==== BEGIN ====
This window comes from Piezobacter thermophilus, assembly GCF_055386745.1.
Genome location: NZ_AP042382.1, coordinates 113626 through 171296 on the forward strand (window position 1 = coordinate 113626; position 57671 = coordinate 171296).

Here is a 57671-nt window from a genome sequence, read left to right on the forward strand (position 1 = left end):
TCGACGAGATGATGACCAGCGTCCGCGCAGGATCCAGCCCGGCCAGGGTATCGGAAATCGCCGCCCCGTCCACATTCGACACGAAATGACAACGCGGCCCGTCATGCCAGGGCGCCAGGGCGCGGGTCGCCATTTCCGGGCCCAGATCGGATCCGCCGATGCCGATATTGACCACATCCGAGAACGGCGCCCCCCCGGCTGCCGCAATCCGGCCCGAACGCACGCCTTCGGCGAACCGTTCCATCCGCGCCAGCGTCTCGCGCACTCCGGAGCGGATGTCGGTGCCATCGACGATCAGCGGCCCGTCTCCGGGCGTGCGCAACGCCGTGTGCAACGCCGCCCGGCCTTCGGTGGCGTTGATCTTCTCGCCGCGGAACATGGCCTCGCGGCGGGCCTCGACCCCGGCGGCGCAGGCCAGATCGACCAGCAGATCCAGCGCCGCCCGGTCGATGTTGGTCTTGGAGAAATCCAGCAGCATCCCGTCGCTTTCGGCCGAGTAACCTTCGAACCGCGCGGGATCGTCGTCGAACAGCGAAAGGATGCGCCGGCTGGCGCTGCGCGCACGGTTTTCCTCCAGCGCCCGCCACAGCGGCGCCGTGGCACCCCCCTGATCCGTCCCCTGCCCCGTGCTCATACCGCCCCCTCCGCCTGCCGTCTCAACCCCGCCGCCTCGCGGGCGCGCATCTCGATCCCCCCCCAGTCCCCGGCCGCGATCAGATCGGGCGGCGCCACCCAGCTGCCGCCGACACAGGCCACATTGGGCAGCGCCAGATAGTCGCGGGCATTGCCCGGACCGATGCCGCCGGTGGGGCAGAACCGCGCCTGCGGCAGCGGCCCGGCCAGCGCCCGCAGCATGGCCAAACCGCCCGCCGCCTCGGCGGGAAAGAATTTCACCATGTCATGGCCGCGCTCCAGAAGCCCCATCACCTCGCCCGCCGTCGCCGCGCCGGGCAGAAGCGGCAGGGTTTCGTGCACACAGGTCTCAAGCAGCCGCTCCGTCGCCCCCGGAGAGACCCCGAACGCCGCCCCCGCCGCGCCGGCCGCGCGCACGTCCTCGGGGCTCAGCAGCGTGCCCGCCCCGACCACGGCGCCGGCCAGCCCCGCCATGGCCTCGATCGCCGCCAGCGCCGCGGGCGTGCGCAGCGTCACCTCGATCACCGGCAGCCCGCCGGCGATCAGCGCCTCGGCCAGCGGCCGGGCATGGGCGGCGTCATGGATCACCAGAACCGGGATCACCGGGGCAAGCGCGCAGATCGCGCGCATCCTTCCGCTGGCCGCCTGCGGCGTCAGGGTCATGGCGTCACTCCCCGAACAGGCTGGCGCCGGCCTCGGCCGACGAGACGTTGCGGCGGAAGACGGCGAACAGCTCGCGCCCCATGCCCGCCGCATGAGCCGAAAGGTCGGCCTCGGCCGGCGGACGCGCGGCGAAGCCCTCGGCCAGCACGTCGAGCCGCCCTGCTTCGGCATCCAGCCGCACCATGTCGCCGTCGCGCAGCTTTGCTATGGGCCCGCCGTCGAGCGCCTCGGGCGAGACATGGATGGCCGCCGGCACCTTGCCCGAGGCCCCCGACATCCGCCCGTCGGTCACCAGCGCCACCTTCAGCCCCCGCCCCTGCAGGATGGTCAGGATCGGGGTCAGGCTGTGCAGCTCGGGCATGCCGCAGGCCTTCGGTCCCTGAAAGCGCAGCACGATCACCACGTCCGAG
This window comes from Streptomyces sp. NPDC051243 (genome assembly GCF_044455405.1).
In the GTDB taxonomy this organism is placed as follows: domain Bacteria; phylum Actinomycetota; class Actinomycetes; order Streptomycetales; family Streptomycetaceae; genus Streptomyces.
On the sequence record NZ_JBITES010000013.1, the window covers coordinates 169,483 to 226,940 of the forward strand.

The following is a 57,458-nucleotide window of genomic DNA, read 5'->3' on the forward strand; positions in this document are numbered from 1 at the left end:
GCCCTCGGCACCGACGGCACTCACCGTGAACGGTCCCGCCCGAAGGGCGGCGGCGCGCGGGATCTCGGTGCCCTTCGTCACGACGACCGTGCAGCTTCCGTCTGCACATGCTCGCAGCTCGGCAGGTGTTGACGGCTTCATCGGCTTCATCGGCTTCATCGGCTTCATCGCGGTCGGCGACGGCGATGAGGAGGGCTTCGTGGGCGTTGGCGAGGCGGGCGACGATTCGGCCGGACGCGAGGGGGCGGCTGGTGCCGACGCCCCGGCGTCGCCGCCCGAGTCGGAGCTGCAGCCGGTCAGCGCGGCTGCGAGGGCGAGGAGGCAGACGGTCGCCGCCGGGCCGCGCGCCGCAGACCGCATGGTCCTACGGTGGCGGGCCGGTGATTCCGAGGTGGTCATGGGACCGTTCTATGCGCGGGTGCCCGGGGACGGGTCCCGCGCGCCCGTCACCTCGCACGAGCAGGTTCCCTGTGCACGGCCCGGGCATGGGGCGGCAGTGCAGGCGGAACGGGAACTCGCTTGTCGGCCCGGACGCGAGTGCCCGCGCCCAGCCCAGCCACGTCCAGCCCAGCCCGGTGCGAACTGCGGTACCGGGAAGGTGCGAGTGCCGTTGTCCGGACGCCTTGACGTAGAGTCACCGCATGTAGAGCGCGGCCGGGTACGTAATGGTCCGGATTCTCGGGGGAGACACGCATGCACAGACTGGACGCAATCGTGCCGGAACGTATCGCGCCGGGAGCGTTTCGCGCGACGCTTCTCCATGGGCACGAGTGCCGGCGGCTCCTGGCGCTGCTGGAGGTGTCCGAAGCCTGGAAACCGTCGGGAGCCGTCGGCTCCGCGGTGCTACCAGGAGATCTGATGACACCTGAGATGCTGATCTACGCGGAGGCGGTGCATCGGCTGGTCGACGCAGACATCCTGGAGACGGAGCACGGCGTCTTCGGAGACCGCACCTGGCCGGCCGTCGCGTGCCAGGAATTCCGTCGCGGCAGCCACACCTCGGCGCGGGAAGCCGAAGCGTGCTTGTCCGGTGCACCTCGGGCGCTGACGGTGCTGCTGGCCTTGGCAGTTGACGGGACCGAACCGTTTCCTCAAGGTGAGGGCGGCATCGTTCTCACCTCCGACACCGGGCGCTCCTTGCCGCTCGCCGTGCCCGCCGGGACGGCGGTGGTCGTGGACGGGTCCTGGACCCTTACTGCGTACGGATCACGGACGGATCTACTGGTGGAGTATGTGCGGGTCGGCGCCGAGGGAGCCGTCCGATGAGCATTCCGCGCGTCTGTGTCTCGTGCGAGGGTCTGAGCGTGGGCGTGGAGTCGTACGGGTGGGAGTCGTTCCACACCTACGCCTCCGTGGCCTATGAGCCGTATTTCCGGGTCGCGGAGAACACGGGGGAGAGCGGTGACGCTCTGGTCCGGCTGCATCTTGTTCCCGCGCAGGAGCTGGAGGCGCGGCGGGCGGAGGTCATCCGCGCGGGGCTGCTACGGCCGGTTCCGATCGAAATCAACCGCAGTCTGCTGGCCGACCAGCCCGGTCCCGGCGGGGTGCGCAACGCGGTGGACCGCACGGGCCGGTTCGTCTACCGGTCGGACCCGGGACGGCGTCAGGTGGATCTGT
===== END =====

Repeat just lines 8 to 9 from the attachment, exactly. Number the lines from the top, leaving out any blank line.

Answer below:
The following is a 57,458-nucleotide window of genomic DNA, read 5'->3' on the forward strand; positions in this document are numbered from 1 at the left end:
GCCCTCGGCACCGACGGCACTCACCGTGAACGGTCCCGCCCGAAGGGCGGCGGCGCGCGGGATCTCGGTGCCCTTCGTCACGACGACCGTGCAGCTTCCGTCTGCACATGCTCGCAGCTCGGCAGGTGTTGACGGCTTCATCGGCTTCATCGGCTTCATCGGCTTCATCGCGGTCGGCGACGGCGATGAGGAGGGCTTCGTGGGCGTTGGCGAGGCGGGCGACGATTCGGCCGGACGCGAGGGGGCGGCTGGTGCCGACGCCCCGGCGTCGCCGCCCGAGTCGGAGCTGCAGCCGGTCAGCGCGGCTGCGAGGGCGAGGAGGCAGACGGTCGCCGCCGGGCCGCGCGCCGCAGACCGCATGGTCCTACGGTGGCGGGCCGGTGATTCCGAGGTGGTCATGGGACCGTTCTATGCGCGGGTGCCCGGGGACGGGTCCCGCGCGCCCGTCACCTCGCACGAGCAGGTTCCCTGTGCACGGCCCGGGCATGGGGCGGCAGTGCAGGCGGAACGGGAACTCGCTTGTCGGCCCGGACGCGAGTGCCCGCGCCCAGCCCAGCCACGTCCAGCCCAGCCCGGTGCGAACTGCGGTACCGGGAAGGTGCGAGTGCCGTTGTCCGGACGCCTTGACGTAGAGTCACCGCATGTAGAGCGCGGCCGGGTACGTAATGGTCCGGATTCTCGGGGGAGACACGCATGCACAGACTGGACGCAATCGTGCCGGAACGTATCGCGCCGGGAGCGTTTCGCGCGACGCTTCTCCATGGGCACGAGTGCCGGCGGCTCCTGGCGCTGCTGGAGGTGTCCGAAGCCTGGAAACCGTCGGGAGCCGTCGGCTCCGCGGTGCTACCAGGAGATCTGATGACACCTGAGATGCTGATCTACGCGGAGGCGGTGCATCGGCTGGTCGACGCAGACATCCTGGAGACGGAGCACGGCGTCTTCGGAGACCGCACCTGGCCGGCCGTCGCGTGCCAGGAATTCCGTCGCGGCAGCCACACCTCGGCGCGGGAAGCCGAAGCGTGCTTGTCCGGTGCACCTCGGGCGCTGACGGTGCTGCTGGCCTTGGCAGTTGACGGGACCGAACCGTTTCCTCAAGGTGAGGGCGGCATCGTTCTCACCTCCGACACCGGGCGCTCCTTGCCGCTCGCCGTGCCCGCCGGGACGGCGGTGGTCGTGGACGGGTCCTGGACCCTTACTGCGTACGGATCACGGACGGATCTACTGGTGGAGTATGTGCGGGTCGGCGCCGAGGGAGCCGTCCGATGAGCATTCCGCGCGTCTGTGTCTCGTGCGAGGGTCTGAGCGTGGGCGTGGAGTCGTACGGGTGGGAGTCGTTCCACACCTACGCCTCCGTGGCCTATGAGCCGTATTTCCGGGTCGCGGAGAACACGGGGGAGAGCGGTGACGCTCTGGTCCGGCTGCATCTTGTTCCCGCGCAGGAGCTGGAGGCGCGGCGGGCGGAGGTCATCCGCGCGGGGCTGCTACGGCCGGTTCCGATCGAAATCAACCGCAGTCTGCTGGCCGACCAGCCCGGTCCCGGCGGGGTGCGCAACGCGGTGGACCGCACGGGCCGGTTCGTCTACCGGTCGGACCCGGGACGGCGTCAGGTGGATCTGT